Assembly of modern mammal community structure driven by Late Cretaceous dental evolution, rise of flowering plants, and dinosaur demise.Proc Natl Acad Sci U S A. 2019 05 14; 116(20):9931-9940.PN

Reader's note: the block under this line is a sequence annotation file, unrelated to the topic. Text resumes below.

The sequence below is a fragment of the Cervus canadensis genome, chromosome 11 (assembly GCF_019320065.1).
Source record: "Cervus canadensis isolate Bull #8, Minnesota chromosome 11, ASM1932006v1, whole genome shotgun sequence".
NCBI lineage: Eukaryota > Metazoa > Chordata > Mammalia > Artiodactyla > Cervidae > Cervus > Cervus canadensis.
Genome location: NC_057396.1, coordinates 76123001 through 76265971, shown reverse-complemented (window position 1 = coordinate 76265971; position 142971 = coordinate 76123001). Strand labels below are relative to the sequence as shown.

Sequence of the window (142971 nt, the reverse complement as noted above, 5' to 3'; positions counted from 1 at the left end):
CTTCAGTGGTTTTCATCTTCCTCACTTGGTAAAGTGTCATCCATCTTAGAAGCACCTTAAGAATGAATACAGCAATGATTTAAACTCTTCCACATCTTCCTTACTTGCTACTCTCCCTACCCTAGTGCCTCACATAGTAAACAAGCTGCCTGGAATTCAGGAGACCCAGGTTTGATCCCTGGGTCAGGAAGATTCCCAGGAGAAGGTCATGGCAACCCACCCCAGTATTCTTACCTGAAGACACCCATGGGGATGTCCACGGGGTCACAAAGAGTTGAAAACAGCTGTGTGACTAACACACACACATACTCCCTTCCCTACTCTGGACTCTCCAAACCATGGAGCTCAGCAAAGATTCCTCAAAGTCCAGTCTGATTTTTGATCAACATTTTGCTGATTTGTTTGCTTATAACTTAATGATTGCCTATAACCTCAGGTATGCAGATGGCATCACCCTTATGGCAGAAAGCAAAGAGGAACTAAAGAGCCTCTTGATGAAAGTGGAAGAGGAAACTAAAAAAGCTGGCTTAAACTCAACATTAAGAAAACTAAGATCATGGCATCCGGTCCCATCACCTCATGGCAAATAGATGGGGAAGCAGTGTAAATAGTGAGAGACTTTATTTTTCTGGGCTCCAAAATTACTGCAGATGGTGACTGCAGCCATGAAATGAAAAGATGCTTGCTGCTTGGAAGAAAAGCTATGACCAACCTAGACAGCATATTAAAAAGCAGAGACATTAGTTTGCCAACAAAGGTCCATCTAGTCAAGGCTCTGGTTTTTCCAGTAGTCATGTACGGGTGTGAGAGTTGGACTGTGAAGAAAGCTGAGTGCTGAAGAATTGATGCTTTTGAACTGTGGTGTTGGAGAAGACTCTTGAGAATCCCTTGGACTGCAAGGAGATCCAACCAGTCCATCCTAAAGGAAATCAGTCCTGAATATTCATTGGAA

The long-standing view that Mesozoic mammaliaforms living in dinosaur-dominated ecosystems were ecologically constrained to small size and insectivory has been challenged by astonishing fossil discoveries over the last three decades. By studying these well-preserved early mammaliaform specimens, paleontologists now agree that mammaliaforms underwent ecomorphological diversification during the Mesozoic Era. This implies that Mesozoic mammaliaform communities had ecological structure and breadth that were comparable to today's small-bodied mammalian communities. However, this hypothesis remains untested in part because the primary focus of most studies is on individual taxa. Here, we present a study quantifying the ecological structure of Mesozoic mammaliaform communities with the aim of identifying evolutionary and ecological drivers that influenced the deep-time assembly of small-bodied mammaliaform communities. We used body size, dietary preference, and locomotor mode to establish the ecospace occupation of 98 extant, small-bodied mammalian communities from diverse biomes around the world. We calculated ecological disparity and ecological richness to measure the magnitude of ecological differences among species in a community and the number of different eco-cells occupied by species of a community, respectively. This modern dataset served as a reference for analyzing five exceptionally preserved, extinct mammaliaform communities (two Jurassic, two Cretaceous, one Eocene) from Konservat-Lagerstätten. Our results indicate that the interplay of at least three factors, namely the evolution of the tribosphenic molar, the ecological rise of angiosperms, and potential competition with other vertebrates, may have been critical in shaping the ecological structure of small-bodied mammaliaform communities through time.